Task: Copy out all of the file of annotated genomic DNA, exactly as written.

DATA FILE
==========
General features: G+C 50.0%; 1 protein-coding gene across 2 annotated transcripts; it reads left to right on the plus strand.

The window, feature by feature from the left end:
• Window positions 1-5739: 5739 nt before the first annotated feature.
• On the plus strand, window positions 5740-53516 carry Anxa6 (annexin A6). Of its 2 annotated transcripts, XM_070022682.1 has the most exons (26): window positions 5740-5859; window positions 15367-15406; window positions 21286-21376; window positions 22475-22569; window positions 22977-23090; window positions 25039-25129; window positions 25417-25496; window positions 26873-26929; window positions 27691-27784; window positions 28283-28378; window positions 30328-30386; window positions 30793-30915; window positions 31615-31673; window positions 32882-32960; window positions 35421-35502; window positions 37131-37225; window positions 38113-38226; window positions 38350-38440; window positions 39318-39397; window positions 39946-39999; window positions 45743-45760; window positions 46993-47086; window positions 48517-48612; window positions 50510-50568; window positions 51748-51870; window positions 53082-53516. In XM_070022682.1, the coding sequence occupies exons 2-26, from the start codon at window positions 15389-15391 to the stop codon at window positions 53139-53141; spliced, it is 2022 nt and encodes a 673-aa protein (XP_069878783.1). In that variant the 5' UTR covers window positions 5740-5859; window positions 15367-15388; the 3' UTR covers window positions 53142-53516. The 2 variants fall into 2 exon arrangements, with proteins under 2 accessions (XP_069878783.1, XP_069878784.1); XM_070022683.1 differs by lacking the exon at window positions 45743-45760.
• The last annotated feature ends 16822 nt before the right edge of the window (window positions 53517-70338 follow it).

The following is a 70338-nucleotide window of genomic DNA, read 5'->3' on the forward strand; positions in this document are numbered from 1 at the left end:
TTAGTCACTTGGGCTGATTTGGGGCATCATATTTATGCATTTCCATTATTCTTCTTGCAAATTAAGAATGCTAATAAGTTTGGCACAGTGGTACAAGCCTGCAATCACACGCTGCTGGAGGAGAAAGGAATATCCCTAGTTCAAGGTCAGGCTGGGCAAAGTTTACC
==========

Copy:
General features: G+C 50.0%; 1 protein-coding gene across 2 annotated transcripts; it reads left to right on the plus strand.

The window, feature by feature from the left end:
• Window positions 1-5739: 5739 nt before the first annotated feature.
• On the plus strand, window positions 5740-53516 carry Anxa6 (annexin A6). Of its 2 annotated transcripts, XM_070022682.1 has the most exons (26): window positions 5740-5859; window positions 15367-15406; window positions 21286-21376; window positions 22475-22569; window positions 22977-23090; window positions 25039-25129; window positions 25417-25496; window positions 26873-26929; window positions 27691-27784; window positions 28283-28378; window positions 30328-30386; window positions 30793-30915; window positions 31615-31673; window positions 32882-32960; window positions 35421-35502; window positions 37131-37225; window positions 38113-38226; window positions 38350-38440; window positions 39318-39397; window positions 39946-39999; window positions 45743-45760; window positions 46993-47086; window positions 48517-48612; window positions 50510-50568; window positions 51748-51870; window positions 53082-53516. In XM_070022682.1, the coding sequence occupies exons 2-26, from the start codon at window positions 15389-15391 to the stop codon at window positions 53139-53141; spliced, it is 2022 nt and encodes a 673-aa protein (XP_069878783.1). In that variant the 5' UTR covers window positions 5740-5859; window positions 15367-15388; the 3' UTR covers window positions 53142-53516. The 2 variants fall into 2 exon arrangements, with proteins under 2 accessions (XP_069878783.1, XP_069878784.1); XM_070022683.1 differs by lacking the exon at window positions 45743-45760.
• The last annotated feature ends 16822 nt before the right edge of the window (window positions 53517-70338 follow it).

The following is a 70338-nucleotide window of genomic DNA, read 5'->3' on the forward strand; positions in this document are numbered from 1 at the left end:
TTAGTCACTTGGGCTGATTTGGGGCATCATATTTATGCATTTCCATTATTCTTCTTGCAAATTAAGAATGCTAATAAGTTTGGCACAGTGGTACAAGCCTGCAATCACACGCTGCTGGAGGAGAAAGGAATATCCCTAGTTCAAGGTCAGGCTGGGCAAAGTTTACC